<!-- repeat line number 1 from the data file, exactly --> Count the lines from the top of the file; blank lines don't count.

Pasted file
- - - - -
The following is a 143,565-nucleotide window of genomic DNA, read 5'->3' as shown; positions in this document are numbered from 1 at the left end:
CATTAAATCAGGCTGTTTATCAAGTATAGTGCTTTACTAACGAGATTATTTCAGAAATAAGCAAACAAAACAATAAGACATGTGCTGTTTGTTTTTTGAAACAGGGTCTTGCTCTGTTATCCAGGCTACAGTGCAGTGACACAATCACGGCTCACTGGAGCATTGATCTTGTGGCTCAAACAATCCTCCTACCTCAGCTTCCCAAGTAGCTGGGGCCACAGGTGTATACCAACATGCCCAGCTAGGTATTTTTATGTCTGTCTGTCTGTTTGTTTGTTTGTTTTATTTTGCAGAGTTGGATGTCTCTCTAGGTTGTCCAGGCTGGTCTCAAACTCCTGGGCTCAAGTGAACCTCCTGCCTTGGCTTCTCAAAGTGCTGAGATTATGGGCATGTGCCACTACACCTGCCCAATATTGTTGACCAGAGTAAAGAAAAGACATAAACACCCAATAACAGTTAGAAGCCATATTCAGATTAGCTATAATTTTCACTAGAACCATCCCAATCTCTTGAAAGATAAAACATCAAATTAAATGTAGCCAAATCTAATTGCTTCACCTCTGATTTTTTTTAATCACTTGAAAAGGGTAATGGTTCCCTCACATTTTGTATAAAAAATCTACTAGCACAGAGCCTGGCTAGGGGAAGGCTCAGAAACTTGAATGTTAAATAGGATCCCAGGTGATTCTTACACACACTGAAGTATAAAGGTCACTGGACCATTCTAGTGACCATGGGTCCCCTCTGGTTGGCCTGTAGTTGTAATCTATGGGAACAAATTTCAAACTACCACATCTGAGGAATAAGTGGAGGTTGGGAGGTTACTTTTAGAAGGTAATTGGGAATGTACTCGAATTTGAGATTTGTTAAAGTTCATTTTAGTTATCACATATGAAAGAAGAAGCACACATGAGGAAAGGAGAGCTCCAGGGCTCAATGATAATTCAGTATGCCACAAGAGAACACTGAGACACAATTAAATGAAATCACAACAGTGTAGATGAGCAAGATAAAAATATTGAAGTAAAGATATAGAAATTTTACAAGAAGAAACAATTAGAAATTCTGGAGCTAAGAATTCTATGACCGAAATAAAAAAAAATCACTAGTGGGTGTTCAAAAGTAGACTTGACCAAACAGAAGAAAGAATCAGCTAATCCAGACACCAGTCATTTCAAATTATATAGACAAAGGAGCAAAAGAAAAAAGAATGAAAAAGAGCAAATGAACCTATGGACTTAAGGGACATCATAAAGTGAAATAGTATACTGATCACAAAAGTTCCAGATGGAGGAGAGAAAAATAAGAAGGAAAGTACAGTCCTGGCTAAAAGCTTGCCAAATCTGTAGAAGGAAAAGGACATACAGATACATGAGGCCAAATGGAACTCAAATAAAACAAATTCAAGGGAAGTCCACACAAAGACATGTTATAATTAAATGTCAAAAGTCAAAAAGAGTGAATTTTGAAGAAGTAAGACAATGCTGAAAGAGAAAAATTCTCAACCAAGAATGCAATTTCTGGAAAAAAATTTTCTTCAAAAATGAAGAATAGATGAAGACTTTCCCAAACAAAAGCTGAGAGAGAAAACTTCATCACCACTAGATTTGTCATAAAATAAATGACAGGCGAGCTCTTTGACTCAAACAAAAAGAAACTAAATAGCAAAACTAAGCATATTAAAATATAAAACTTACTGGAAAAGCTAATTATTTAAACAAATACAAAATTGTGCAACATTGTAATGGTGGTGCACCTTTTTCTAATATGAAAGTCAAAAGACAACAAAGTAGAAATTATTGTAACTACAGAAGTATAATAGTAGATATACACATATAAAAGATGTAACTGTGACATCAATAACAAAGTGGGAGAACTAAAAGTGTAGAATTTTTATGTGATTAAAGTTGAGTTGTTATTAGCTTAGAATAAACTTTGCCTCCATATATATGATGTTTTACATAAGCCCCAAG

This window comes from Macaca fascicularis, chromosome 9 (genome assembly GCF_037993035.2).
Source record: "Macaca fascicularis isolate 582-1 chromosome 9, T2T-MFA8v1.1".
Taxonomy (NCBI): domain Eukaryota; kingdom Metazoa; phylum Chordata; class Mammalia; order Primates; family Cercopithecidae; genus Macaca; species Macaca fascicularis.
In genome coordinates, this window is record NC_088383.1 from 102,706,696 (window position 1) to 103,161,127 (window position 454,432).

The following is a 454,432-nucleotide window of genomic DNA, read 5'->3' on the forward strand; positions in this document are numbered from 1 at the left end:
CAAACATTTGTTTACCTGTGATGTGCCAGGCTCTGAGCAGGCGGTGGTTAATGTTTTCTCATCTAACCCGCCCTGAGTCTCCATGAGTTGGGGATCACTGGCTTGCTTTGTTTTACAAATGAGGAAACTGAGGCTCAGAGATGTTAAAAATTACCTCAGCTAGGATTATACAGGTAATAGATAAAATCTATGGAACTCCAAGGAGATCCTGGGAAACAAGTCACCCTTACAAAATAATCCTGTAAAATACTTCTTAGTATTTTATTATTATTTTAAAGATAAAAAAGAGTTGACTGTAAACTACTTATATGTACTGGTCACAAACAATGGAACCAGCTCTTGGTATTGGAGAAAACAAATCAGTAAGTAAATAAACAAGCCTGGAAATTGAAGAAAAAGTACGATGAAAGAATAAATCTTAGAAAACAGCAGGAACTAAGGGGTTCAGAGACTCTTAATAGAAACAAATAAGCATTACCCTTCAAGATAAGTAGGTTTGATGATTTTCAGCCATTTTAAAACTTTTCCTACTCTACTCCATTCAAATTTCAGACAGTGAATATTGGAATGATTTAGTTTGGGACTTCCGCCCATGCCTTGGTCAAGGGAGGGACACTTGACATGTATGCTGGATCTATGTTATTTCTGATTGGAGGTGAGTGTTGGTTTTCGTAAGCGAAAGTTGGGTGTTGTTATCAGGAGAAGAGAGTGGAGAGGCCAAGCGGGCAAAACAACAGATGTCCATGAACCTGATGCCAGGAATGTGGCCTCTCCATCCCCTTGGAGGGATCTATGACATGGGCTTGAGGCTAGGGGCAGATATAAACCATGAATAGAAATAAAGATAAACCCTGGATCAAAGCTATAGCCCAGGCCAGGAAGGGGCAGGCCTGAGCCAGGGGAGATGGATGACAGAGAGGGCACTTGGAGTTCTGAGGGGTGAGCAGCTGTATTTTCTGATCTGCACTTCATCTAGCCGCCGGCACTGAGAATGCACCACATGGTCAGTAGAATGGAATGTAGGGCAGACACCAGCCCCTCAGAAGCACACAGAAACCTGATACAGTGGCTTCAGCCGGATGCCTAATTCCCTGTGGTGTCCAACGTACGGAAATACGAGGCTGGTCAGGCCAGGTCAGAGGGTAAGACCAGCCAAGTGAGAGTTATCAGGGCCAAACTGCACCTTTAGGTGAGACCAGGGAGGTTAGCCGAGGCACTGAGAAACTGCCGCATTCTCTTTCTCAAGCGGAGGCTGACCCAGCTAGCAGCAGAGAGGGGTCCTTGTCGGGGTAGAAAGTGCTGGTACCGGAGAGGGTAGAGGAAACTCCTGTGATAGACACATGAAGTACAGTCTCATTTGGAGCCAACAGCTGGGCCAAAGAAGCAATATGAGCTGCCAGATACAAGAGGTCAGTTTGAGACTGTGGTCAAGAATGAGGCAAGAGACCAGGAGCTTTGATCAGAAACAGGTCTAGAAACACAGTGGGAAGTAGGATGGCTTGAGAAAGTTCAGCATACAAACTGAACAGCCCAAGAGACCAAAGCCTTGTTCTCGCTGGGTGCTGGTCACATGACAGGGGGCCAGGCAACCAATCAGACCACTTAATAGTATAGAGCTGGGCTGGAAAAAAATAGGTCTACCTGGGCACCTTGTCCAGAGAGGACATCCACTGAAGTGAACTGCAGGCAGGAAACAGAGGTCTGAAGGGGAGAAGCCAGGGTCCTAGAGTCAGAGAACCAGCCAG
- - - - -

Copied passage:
The following is a 143,565-nucleotide window of genomic DNA, read 5'->3' as shown; positions in this document are numbered from 1 at the left end: